Apart from anything else, the blood tends to clot and dry and solidify, and I really would rather not think about the horror that would result if quantities of it did that while dammed up. I am fairly certain it would take more than twenty seconds’ worth of urine to wash it away.
    At the moment my preferred method for managing the blood is just ripping the whole uterus out already, due to over a month of daily bleeding, but I don’t expect my doctor will go for that. It’s not like I’m using it for anything, except apparently for making bloodstains on everything. The worst part is that sometimes, randomly, there are clots. Sometimes roundish clots, which slither out like possessed evil jello. Sometimes long, stringy clots. I’ve thought this menstruation thing was a royal pain since it started, just a nuisance in every way, and now that it’s getting ready to permanently cease it’s no better.

  18. Greta Samsa says

    Wasn’t there some Englishman who wanted the end of free tampon distribution based on a similar complete lack of knowledge? Sadly I can’t seem to find it, but I’m almost certain.
    Is not knowing anything about what a vagina is or how it works really such a common problem? I recall learning all these things in grade school, again in middle school, and a third time in high school. Then again, I live in one of those Librul immigrant-filled states, so I suppose the fact that I had decent sex-ed makes sense.

  19. jaybee says

    Pierce R Butler @20, said:

    Last I heard, the US Patent Office, exhausted by dealing with cranks, long ago specifically requested (and got) Congress to pass a law rendering perpetual motion machines unpatentable.

    I believe they are still patentable, but only if the applicant has a working demonstration unit.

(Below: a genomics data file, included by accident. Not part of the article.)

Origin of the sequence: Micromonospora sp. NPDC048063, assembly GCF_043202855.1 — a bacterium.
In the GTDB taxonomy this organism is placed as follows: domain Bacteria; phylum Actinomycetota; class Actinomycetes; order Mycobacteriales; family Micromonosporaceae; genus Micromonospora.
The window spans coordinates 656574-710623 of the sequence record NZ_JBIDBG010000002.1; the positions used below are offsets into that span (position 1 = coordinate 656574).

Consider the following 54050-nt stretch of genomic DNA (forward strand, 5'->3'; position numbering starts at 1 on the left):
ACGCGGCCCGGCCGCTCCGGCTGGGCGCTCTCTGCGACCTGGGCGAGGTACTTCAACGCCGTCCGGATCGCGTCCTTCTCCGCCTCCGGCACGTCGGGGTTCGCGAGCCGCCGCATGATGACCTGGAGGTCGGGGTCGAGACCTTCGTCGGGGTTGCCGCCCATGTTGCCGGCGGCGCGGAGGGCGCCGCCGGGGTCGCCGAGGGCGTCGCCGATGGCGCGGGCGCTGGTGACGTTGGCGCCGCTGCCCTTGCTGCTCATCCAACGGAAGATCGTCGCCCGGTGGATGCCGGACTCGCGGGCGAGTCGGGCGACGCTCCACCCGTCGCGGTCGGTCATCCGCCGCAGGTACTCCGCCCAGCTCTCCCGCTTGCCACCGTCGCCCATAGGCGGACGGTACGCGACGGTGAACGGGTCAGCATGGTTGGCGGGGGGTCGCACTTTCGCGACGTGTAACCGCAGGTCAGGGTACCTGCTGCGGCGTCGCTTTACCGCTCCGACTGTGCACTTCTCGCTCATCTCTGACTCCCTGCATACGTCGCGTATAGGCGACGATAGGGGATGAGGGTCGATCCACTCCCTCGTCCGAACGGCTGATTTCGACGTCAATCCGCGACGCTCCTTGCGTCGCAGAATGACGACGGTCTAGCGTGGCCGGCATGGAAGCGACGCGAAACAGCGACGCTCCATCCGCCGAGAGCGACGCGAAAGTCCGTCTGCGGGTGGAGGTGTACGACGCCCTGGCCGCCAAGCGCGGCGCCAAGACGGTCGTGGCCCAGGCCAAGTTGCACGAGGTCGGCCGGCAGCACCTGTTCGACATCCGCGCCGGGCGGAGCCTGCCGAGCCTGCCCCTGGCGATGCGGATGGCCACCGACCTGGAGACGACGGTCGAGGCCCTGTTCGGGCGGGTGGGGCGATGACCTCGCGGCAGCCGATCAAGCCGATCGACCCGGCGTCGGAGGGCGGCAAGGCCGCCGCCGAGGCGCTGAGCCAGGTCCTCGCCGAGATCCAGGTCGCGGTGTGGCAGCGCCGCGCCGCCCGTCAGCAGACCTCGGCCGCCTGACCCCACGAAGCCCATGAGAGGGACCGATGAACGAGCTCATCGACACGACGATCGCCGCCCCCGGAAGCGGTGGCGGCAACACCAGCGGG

20. Pierce R. Butler says

    But in my # 24, I’m wrong – giving the wrong link, at least.

    IPWatchdog.com confirms jaybee’s statement here.

  21. blf says

    Brian Pansky@18, Yes, you are correct, I’d forgotten / overlooked the it has a patent so must work scam. My bad. (From memory, the Forbes reporter also overlooked this point, albeit that does not excuse my error.)

    However, as others have pointed out, at least in the States, you cannot patent a perpetual motion machine unless you supply the Patent Office with a working model. My memory is this is the only class of application which requires a working model.

  22. Ichthyic says

    Mooncups seem to work for a lot of people around these parts.

    I was surprised how few Americans even know what they are.

  23. jojo says

    nelliebly – I had a mirnena for 5 years. Insertion was about a month after I delivered an almost 10 pound baby, and the only pain I felt was comparable to a pap smear. I spotted daily for the first 6 or so months, but after that, I pretty much only had minor spotting during my period. I did have to have the strings trimmed because my partner could feel them poking him during sex. The strings do soften over time, so that problem probably would have gone away on it’s own. I was very happy with it for the time I had it.

  24. says

    The whole category of behavior is simultaneously fascinating and revolting because of the examples we tend to focus on. There is this generalized need to make a group of people do something for you in a public act of dominance. Body modification is a common theme (circumcision, scarification, foot binding, more…). It makes sense in as general way but we need to control the specifics. Consent being a a primary moral concern.